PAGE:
Recent Floods as a Reminder to Act on Climate Change

Photo by KnitSpirit/CC BY-NC-ND 2.0

Carly Nicholson | June 2, 2016

“Rain, rain go away, that’s what all my haters say,” spits Waka Flocka Flame in “No Hands,” the song booming in my Beats headphones, feet propped up at my desk. As I sit in my room thinking about the lyric, and other lyrics containing precipitation references, I realize they all have one thing in common: heavy downpour. I don’t think The Weather Girls were implying a sprinkle of men in their hit “It’s Raining Men,” do you? If we were to modernize the hit today, it might go something like “the average number of men raining down upon us is increasing at a rate of about 0.09 inches per decade globally,” but I can’t say there is much of a ring to that one.

In the last six months alone the United States has seen a massive amount of excess water slithering around; from creek and river overflow in southeast Texas, to street flooding along the east coast in places like Bethany Beach, Delaware due to snow surge, things couldn’t get more saturated. Or could they? The likes of the USGS (United States Geological Survey) host conditional maps detailing flood information across the nation. Texas, being the most decorated on the map as of June 1st, is home to a number of rivers above flood stage. Sadly, the heavy rain and flooding don’t appear to stop here.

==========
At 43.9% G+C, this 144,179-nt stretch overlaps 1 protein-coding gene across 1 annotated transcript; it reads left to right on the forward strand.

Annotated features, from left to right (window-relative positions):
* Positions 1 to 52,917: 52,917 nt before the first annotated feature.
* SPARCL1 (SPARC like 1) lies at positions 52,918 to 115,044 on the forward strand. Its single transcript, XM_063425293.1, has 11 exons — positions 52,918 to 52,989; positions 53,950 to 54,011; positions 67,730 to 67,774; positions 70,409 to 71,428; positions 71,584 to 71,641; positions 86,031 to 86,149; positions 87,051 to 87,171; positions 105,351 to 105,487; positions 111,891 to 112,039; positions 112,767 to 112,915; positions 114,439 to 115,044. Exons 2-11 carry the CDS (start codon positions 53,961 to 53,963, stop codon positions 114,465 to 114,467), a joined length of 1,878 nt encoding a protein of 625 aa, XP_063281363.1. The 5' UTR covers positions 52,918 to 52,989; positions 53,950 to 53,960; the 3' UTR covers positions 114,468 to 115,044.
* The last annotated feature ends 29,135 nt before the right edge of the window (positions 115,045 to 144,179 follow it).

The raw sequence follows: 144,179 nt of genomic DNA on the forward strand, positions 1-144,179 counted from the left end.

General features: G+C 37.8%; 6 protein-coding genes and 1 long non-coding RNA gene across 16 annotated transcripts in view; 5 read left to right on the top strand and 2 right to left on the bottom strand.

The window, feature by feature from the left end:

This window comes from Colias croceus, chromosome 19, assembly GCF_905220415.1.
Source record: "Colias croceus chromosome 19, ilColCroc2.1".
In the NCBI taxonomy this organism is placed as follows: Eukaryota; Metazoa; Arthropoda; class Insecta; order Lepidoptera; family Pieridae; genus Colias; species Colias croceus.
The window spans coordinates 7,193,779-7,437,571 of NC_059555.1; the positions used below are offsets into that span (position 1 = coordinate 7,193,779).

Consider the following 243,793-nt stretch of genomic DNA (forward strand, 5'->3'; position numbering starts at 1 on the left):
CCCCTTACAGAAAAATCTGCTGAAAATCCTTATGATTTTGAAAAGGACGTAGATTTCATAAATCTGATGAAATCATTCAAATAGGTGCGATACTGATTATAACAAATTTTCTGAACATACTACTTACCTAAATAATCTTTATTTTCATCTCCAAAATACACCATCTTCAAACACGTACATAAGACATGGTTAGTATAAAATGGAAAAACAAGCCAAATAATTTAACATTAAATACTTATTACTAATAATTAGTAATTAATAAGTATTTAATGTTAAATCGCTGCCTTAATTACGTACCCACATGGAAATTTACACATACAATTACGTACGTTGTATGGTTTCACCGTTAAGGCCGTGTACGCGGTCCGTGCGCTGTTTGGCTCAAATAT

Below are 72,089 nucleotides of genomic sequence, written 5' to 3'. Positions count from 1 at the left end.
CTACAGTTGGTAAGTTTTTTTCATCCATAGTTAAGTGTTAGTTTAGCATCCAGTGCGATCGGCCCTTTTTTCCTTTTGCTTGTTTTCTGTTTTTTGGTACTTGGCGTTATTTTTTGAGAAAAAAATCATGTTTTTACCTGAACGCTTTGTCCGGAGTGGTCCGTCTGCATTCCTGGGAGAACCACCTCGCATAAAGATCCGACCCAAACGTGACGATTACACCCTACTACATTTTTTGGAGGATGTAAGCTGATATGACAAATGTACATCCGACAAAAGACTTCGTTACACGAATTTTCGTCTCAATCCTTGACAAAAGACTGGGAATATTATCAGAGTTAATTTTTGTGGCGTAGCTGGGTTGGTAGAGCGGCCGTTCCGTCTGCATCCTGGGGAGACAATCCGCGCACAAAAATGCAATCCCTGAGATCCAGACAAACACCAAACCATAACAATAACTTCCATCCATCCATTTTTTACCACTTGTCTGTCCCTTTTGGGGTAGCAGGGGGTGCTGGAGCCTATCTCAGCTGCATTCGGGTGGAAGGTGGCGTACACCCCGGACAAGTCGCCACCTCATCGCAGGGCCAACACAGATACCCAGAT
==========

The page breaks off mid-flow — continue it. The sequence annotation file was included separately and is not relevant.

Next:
(Image via the USGS)

In addition, June 1st kicked off the five month tropical storm season in the Atlantic. NOAA (National Oceanic and Atmospheric Administration) notes a 70% chance that between 10 and 16 tropical storms this season will be named, and 4 to 8 of said storms could be hurricanes. Dr. Gerry Bell with the Climate Prediction Center is quoted saying that this year’s prediction is “more challenging” due to “climate influences on tropical storm development,” meaning factors such as ocean temperature are proving to make predictions more uncertain.


(Image via NOAA)
(Image via NOAA)

If we don’t act on climate change, extreme flooding as seen in areas across the United States, even in the last six months, will persist. In that case, lives will continue to be lost, property destroyed and billions of dollars will be spent on cleaning up the aftermath. So next time you’re in a situation where water levels look a bit high remember to “turn around, don’t drown,” and as always Stay Weather Safe.

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